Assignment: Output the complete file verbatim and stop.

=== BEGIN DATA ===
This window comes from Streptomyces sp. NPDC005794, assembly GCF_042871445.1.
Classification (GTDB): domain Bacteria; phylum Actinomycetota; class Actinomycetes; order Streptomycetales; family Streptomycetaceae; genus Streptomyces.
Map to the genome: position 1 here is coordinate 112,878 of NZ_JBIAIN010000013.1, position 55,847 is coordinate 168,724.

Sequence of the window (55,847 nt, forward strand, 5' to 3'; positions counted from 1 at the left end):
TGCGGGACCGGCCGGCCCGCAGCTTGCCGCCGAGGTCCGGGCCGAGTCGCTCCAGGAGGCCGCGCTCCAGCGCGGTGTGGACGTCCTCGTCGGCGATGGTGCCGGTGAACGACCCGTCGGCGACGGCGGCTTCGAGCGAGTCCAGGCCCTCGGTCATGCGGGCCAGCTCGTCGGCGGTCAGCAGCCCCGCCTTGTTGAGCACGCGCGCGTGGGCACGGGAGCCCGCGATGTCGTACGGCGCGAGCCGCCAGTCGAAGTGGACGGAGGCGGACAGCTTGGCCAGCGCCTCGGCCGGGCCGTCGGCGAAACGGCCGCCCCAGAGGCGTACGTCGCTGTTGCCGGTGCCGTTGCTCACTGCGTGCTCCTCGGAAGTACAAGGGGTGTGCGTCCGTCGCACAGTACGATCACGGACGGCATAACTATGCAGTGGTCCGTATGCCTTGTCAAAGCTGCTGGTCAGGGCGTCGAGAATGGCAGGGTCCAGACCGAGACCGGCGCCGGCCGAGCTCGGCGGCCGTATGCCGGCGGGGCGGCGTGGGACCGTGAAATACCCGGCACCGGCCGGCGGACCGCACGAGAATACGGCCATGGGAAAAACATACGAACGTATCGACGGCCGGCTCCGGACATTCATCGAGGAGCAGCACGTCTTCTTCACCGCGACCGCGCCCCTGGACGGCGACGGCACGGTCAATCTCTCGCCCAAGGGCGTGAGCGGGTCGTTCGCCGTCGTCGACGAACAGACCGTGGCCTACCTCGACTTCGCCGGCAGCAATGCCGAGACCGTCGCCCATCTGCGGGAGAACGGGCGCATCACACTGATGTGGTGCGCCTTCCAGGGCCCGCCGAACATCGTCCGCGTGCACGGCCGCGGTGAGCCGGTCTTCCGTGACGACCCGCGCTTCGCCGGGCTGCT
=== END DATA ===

This window comes from Streptomyces sp. NPDC005794, assembly GCF_042871445.1.
Classification (GTDB): domain Bacteria; phylum Actinomycetota; class Actinomycetes; order Streptomycetales; family Streptomycetaceae; genus Streptomyces.
Map to the genome: position 1 here is coordinate 112,878 of NZ_JBIAIN010000013.1, position 55,847 is coordinate 168,724.

Sequence of the window (55,847 nt, forward strand, 5' to 3'; positions counted from 1 at the left end):
TGCGGGACCGGCCGGCCCGCAGCTTGCCGCCGAGGTCCGGGCCGAGTCGCTCCAGGAGGCCGCGCTCCAGCGCGGTGTGGACGTCCTCGTCGGCGATGGTGCCGGTGAACGACCCGTCGGCGACGGCGGCTTCGAGCGAGTCCAGGCCCTCGGTCATGCGGGCCAGCTCGTCGGCGGTCAGCAGCCCCGCCTTGTTGAGCACGCGCGCGTGGGCACGGGAGCCCGCGATGTCGTACGGCGCGAGCCGCCAGTCGAAGTGGACGGAGGCGGACAGCTTGGCCAGCGCCTCGGCCGGGCCGTCGGCGAAACGGCCGCCCCAGAGGCGTACGTCGCTGTTGCCGGTGCCGTTGCTCACTGCGTGCTCCTCGGAAGTACAAGGGGTGTGCGTCCGTCGCACAGTACGATCACGGACGGCATAACTATGCAGTGGTCCGTATGCCTTGTCAAAGCTGCTGGTCAGGGCGTCGAGAATGGCAGGGTCCAGACCGAGACCGGCGCCGGCCGAGCTCGGCGGCCGTATGCCGGCGGGGCGGCGTGGGACCGTGAAATACCCGGCACCGGCCGGCGGACCGCACGAGAATACGGCCATGGGAAAAACATACGAACGTATCGACGGCCGGCTCCGGACATTCATCGAGGAGCAGCACGTCTTCTTCACCGCGACCGCGCCCCTGGACGGCGACGGCACGGTCAATCTCTCGCCCAAGGGCGTGAGCGGGTCGTTCGCCGTCGTCGACGAACAGACCGTGGCCTACCTCGACTTCGCCGGCAGCAATGCCGAGACCGTCGCCCATCTGCGGGAGAACGGGCGCATCACACTGATGTGGTGCGCCTTCCAGGGCCCGCCGAACATCGTCCGCGTGCACGGCCGCGGTGAGCCGGTCTTCCGTGACGACCCGCGCTTCGCCGGGCTGCT